Perfectly Cooked Rice
Sometimes, the basics can be really helpful. Lots of people have asked me how to prepare good rice. A pantry staple, rice can befuddle people as it to often turns out gummy when it should be light and fluffy. Usually, all it takes is a little technique tweaking to end up with the perfect pot of rice, whether white or brown, short grain or long.
I have been meaning to offer a “Rice 101” for a while now, sort of like the versions I have done for quinoa and millet. All the guys in my family adore a heaping plateful of rice, ideally with a little soy sauce sprinkled on top. In fact, my husband considers this the perfect lunch. So simple but so good. After a virulent stomach virus recently passed through our family, I had no reason not to finally share my easy how-to. After all, the boys barely ate a thing for three full days and, when they were finally ready to consume something solid, rice was the only thing that appealed. I cooked a lot of rice.
So, whether you are cooking rice as one of the “BRAT” sickness staples (I recently had to explain this to my brother–“BRAT” is an acronym for bananas, rice, applesauce, and toast–all of which are easy on the GI tract), or simply want a perfectly prepared side dish or base for your favorite Asian or Mexican meal, the following technique should set you on the path to perfectly prepared grains.
Additionally, I am excited to announce that, in an effort to offer a helpful, new feature here at The Fountain Avenue Kitchen, I have partnered with ZipList. Now you can easily view all of your saved recipes in one convenient location – your very own personalized recipe box! This feature also allows you to save recipes from other sources, use a weekly meal planner, and access a multitude of grocery deals.
If you have not yet noticed, there is now a “Recipe Box” feature on the menu bar at the top of the page as well as a “Save Recipe” option beside the print option. These features allow you to keep all of your favorite recipes in one place. For those who may be interested, there is even a recipe clipper button that you can install on your own toolbar to make it even easier to save recipes that you love.
With ZipList, you can easily drag saved recipes from your recipe box right into your weekly meal planner. If your family really enjoyed certain recipes in previous weeks, you can add them to your regular weekly rotation. With a single click, you can add ingredients to a shopping list, whether from a single recipe or your entire week’s menu. You can even use previously saved weeks as a template and exclude items that you already have on hand. Once your list is done, you can print it or access it through your phone by text or email. There is even a free app which has countless additional features.
The hope is that this feature may be a helpful way for some of you to save recipes and organize your grocery list, making the nightly task of cooking a bit easier. As a side note, there will be an occasional recipe that does not display the “Save Recipe” button. To make this system functional, I must reformat the several hundred recipes on this site. I’ve worked my way through most of them, but not all!
Although most instructions for cooking rice use a ratio of one cup of rice to two cups of water, I prefer a little less liquid. “Starving” the grains, as I like to say, prevents overcooked, sticky rice.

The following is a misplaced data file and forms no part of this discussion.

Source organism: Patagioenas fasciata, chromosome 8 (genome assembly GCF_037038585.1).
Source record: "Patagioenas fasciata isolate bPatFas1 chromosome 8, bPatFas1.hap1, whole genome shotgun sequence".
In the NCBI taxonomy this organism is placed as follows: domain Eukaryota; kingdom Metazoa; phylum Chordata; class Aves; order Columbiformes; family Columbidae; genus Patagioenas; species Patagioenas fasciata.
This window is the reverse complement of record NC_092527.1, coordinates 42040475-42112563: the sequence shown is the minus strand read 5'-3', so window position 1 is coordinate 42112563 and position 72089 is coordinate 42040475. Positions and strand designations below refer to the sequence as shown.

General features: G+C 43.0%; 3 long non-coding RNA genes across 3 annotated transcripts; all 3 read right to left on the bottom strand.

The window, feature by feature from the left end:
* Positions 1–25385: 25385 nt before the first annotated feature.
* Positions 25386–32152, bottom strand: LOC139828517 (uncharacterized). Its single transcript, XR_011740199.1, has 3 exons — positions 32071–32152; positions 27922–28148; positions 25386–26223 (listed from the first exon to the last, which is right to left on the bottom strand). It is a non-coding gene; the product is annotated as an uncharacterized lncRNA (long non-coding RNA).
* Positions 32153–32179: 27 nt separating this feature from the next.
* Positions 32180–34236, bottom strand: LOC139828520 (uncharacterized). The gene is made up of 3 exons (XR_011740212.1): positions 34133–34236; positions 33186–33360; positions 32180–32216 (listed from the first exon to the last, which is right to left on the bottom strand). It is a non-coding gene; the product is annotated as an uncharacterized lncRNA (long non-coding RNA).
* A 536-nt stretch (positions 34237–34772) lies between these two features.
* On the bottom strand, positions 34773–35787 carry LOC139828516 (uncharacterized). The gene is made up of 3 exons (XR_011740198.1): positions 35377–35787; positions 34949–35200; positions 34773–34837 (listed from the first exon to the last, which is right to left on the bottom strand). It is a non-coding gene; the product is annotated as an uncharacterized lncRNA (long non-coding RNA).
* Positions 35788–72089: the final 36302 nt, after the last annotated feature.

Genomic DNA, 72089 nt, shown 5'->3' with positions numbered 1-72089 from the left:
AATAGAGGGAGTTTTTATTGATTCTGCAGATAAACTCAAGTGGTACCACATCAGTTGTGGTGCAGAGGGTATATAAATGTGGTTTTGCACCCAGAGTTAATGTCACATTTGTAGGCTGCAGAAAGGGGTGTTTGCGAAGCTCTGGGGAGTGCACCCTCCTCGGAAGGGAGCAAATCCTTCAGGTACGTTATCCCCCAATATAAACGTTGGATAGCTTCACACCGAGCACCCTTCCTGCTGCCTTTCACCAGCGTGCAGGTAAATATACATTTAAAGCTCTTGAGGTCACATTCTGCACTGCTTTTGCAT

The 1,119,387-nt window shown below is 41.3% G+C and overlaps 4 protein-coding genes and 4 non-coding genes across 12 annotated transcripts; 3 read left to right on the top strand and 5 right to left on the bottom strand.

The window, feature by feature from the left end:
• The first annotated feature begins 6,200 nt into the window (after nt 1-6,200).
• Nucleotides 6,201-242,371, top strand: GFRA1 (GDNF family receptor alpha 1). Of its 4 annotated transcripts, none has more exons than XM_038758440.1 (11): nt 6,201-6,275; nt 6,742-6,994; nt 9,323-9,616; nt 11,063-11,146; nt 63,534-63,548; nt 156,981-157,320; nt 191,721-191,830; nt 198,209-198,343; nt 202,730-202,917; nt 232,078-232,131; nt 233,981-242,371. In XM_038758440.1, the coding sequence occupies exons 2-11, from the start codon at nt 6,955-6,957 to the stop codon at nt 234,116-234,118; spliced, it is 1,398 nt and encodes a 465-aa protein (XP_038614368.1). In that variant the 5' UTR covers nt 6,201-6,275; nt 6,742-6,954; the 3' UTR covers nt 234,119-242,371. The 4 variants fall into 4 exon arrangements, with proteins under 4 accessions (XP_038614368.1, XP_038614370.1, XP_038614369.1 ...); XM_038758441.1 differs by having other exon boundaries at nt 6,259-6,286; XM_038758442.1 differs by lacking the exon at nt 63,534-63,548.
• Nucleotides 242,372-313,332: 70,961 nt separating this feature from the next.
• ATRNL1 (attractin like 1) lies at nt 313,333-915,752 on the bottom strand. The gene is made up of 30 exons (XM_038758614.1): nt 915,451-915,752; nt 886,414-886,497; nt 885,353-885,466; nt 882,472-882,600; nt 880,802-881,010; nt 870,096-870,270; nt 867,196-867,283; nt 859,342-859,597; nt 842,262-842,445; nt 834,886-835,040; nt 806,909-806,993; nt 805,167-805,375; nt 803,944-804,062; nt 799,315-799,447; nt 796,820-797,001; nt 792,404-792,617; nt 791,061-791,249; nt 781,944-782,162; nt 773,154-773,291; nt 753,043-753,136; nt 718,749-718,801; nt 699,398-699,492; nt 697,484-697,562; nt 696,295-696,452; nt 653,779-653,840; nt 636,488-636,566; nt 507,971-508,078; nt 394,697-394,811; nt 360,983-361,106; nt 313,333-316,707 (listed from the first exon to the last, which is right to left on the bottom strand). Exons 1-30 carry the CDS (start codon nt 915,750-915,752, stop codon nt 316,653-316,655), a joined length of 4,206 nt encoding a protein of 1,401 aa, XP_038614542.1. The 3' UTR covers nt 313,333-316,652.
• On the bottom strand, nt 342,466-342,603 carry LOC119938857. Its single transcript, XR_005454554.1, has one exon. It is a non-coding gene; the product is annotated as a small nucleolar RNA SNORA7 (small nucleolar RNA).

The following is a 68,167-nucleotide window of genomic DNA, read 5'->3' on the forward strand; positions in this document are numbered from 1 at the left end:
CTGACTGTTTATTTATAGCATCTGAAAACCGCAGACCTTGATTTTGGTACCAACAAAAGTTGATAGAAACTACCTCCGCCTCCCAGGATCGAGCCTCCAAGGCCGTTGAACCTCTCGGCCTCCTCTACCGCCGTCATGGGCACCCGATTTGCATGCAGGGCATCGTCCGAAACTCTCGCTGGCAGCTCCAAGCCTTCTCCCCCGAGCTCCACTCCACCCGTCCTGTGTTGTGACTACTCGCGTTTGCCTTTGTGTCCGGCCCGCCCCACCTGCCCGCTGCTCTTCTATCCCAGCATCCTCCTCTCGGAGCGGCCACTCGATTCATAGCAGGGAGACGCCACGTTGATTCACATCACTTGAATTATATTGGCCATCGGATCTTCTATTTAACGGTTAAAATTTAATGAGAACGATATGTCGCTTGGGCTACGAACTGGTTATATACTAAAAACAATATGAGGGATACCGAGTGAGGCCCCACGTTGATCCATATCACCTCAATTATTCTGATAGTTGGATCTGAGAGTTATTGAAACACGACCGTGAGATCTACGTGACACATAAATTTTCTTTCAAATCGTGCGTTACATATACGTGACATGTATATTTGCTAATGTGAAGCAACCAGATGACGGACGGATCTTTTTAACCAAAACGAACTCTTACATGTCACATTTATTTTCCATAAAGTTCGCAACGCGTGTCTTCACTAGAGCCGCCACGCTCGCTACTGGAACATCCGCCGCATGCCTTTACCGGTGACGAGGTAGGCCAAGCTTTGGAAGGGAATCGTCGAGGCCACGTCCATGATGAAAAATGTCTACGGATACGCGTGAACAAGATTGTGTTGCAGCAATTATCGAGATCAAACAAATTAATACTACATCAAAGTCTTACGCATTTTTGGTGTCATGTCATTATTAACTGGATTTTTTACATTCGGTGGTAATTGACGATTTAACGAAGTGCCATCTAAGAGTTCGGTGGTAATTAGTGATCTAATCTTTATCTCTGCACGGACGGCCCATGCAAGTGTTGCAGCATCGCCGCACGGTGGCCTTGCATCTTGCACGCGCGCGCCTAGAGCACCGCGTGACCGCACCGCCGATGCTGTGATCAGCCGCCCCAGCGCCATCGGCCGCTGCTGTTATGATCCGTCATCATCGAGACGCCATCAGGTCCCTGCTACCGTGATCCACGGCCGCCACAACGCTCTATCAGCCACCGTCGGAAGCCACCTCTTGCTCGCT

- 1 cup rice (see notes below for different varieties)
- 1 3/4 cups water (may substitute broth or stock, omitting salt if using a canned version)
- 1/2 teaspoon kosher salt
- 1 tablespoon butter or oil (optional, but I like to use olive or avocado oil and think it adds to the overall flavor)
- Rinse the rice in a strainer and drain very well. This step is not 100% necessary, but it will rinse off any dusty starch on the surface of the rice along with any stray particles. (Some rices have more starchy coating than others.)
- Bring the water to boil in a pot with a tight-fitting lid. Rice expands as it cooks, so the rice will cook better if it has sufficient room. A 2-quart saucepan is what I typically use.
- Once the water boils, stir in the rice, salt, and butter or oil. Cover the pot and turn the heat down to low. You want the liquid to just barely simmer. Don’t remove the lid while the rice is cooking (until the very end when you do need to peek).
- Start checking the rice around 15 minutes for white rice and 30 minutes for brown rice. When done, the rice will be firm but tender. It’s fine if the rice is slightly sticky, but it shouldn’t be gummy. If the rice is done but there is still a bit of water in the pan, carefully pour it off.
- When the rice is done, turn off the heat and remove the lid. Fluff the rice with a fork, and let it sit for 4-5 minutes, uncovered, to dry out a little more. (If the rice still seems wetter than you would like, you can turn the burner back on, and carefully stir and fluff the rice for a few seconds The heat of the burner will quickly evaporate any extra liquid.)
- Cooked rice will keep well in the refrigerator for several days, so you can prepare it in advance and reheat or make extra for leftovers. Cooked and refrigerated rice is also perfect for making fried rice.
Measure a quarter cup of uncooked rice per person, or a half cup per person for more generous servings. One cup of uncooked rice will yield approximately 3 cups cooked. You can double the recipe, but I do find that the deeper the rice is in the pot, the more difficult it is to cook perfectly.
Approximate cooking times:
• White Rice: 15 to 20 minutes
• Brown Rice: 30 to 40 minutes
• Wild Rice: 45 to 55 minutes
You may find subtle differences among cooking times of short, medium and long grain varieties. However, if you follow the basic directions, checking a little early and so on, you should have perfectly cooked rice no matter which variety you choose.